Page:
How many have no health insurance in suburbs
As vast new online health care marketplaces are poised to open Oct. 1 under the Affordable Care Act, new census numbers show hundreds of thousands of suburban residents are uninsured and therefore eligible to sign up.
Local officials are trying to work to spread the word about how the often-confusing -- and controversial -- policy will work, especially in places like the Aurora area, where the rate of uninsured is 23.3 percent, among the highest in the state. Under the Affordable Care Act, also known as "Obamacare," people will have to get health insurance or pay a penalty.
In the metropolitan region, the portion of uninsured varies widely from 9 percent in McHenry and Will counties to 16.3 percent in Cook County including Chicago, according to the 2012 census numbers released today. DuPage County had 9.8 percent uninsured, Kane County had 14.3 percent, and Lake County had 11.3 percent.
More detailed numbers showed southeastern Kane County including Aurora had one of the highest concentrations in the state at 23.3 percent, as did the Elgin area at about 18.5 percent. Meanwhile, a section of Lake County including Libertyville, Vernon Hills and Deerfield had the lowest listed concentration of uninsured people in Illinois at 4.8 percent.
Statewide, 12.8 percent of people are uninsured.
The Greater Elgin Family Care Center is among the suburban organizations that received a state grant to help explain the new health care exchange to people who are uninsured. President Bob Tanner says he has workers going through training right now, but details about what specific plans will offer and how much they'll cost remain unavailable as the federal government works to approve policies for the exchange.
"There has been a lack of clarity of what is going to be available to people," he said.
Here are the basics: Starting Oct. 1, the state and federal government will launch a website where people who don't have health insurance can go to shop for policies that go into effect Jan. 1. Some information is already available at Healthcare.gov.
People can enter basic data about themselves and see what policies might be best for them. Some people will have incomes that qualify them for help to pay for insurance, and others will be eligible to enter Medicaid -- the longtime program to provide health care for the poor -- under new Illinois rules that will let more people in.
State statistics on Medicaid show use of that program was growing faster in the suburbs than elsewhere in Illinois even before Gov. Pat Quinn and state lawmakers decided this year to expand it.
Expanding Medicaid was controversial, especially because state officials and union leaders are still arguing about parts of sweeping cuts to Medicaid approved the year before.
State Rep. Patti Bellock, a Hinsdale Republican and Medicaid expert, has been heavily involved in that process but said this week her office hasn't seen much detail about the insurance policies that will be offered starting Oct. 1.
"There just don't seem to be any definites," she said.
Illinois Department of Healthcare and Family Services spokesman Mike Claffey said what policies will be available to uninsured people will depend upon where they live, among other things.
Suburban residents will have access to some different plans than people living downstate, he said.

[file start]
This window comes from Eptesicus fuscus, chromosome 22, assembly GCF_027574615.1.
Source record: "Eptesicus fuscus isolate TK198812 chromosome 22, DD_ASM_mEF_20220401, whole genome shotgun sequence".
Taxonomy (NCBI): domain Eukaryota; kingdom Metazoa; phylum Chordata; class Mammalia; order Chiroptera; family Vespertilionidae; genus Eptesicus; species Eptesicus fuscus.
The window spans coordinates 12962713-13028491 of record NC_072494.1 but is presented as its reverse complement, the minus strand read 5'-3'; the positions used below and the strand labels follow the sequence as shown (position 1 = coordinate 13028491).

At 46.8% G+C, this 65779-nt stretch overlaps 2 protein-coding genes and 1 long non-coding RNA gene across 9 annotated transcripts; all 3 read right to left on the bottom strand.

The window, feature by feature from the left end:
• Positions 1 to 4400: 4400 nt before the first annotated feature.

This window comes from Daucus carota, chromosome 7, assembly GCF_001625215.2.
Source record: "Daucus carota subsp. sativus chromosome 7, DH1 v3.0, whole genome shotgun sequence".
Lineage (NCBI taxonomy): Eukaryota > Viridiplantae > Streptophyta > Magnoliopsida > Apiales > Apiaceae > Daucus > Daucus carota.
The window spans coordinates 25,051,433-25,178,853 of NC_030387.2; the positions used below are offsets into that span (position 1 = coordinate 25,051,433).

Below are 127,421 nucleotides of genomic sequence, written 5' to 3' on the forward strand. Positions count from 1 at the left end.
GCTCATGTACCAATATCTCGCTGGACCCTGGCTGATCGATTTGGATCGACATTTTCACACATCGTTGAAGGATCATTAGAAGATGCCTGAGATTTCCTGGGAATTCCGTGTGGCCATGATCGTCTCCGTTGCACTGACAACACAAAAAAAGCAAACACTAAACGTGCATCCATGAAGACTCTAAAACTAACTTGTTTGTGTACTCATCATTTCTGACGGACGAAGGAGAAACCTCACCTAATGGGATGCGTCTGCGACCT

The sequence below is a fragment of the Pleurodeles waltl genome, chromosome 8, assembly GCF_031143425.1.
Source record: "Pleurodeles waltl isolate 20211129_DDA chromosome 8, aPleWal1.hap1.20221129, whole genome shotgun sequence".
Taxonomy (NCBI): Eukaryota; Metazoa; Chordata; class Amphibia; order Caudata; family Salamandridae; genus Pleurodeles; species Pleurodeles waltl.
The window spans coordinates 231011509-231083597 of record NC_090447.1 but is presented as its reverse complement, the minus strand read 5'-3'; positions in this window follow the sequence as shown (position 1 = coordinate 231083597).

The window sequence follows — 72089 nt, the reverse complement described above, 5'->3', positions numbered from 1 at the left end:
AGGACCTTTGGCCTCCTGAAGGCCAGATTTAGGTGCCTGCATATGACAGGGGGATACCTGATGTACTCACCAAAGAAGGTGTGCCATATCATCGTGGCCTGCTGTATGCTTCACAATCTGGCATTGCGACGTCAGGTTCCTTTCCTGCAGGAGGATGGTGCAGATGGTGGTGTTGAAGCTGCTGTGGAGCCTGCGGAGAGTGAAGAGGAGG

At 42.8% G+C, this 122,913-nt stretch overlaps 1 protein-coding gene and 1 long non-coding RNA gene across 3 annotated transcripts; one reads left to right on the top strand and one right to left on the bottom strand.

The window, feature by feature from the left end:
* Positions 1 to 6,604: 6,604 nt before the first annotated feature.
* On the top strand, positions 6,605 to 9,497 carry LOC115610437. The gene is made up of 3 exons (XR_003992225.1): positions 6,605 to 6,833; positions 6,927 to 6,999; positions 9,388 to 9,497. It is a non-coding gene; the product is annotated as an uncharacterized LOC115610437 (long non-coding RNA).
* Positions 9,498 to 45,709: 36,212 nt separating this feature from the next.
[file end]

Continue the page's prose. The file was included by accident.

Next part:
People will have until the spring to sign up for insurance and avoid a tax penalty, so Claffey said there's time for uninsured people to weigh their options before picking one.
"Oct. 1 is not the finish line," Claffey said. "It is the starting line."
Eric Ward, executive director of Family Counseling Center of Aurora, said his group has already reached out to local churches and other groups to get the word out that the organization is there to help people.
Ward said the advisers' role is to guide people through the health exchange while being careful not to make recommendations.
"At the root of it is helping people make decisions that are best for them and their families," he said. "We're not insurance brokers."
Tanner said his staff members are ready to help because they've been helping people navigate the state's complicated All Kids health care program for years.
"Certainly, we have quite a bit of skill and knowledge," Tanner said.
They'll also stay out of the politics of a health care plan that remains hotly controversial even as the Oct. 1 date approaches. The Affordable Care Act divided congressional candidates in the suburbs last year and almost certainly will again in 2014.
On Wednesday, U.S. Rep. Randy Hultgren, a Winfield Republican, announced his backing of a proposal that would delay implementation until 2015, citing security and cost concerns for the new online exchanges.
And on the other side, U.S. Rep. Jan Schakowsky, an Evanston Democrat, Wednesday plugged online tools on her website to help people get prepared for Oct. 1.
Local health care providers say they'll be watching closely to see how implementation goes.
Advocate Physician Partners Vice President Shawn Roark said he's "cautiously optimistic" the new rules will be good for the hospital. Hospitals could be more likely to get paid when treating patients with insurance.
And even getting more patients on Medicaid might be helpful, despite delays in getting reimbursed for their care, Roark says, because the hospital already treats all patients who arrive, no matter their ability to pay. So any increase in the number of insured people could be helpful.
"The patients come to us already today," he said.
Uninsured: Oct. 1 just the start date; deadline not until spring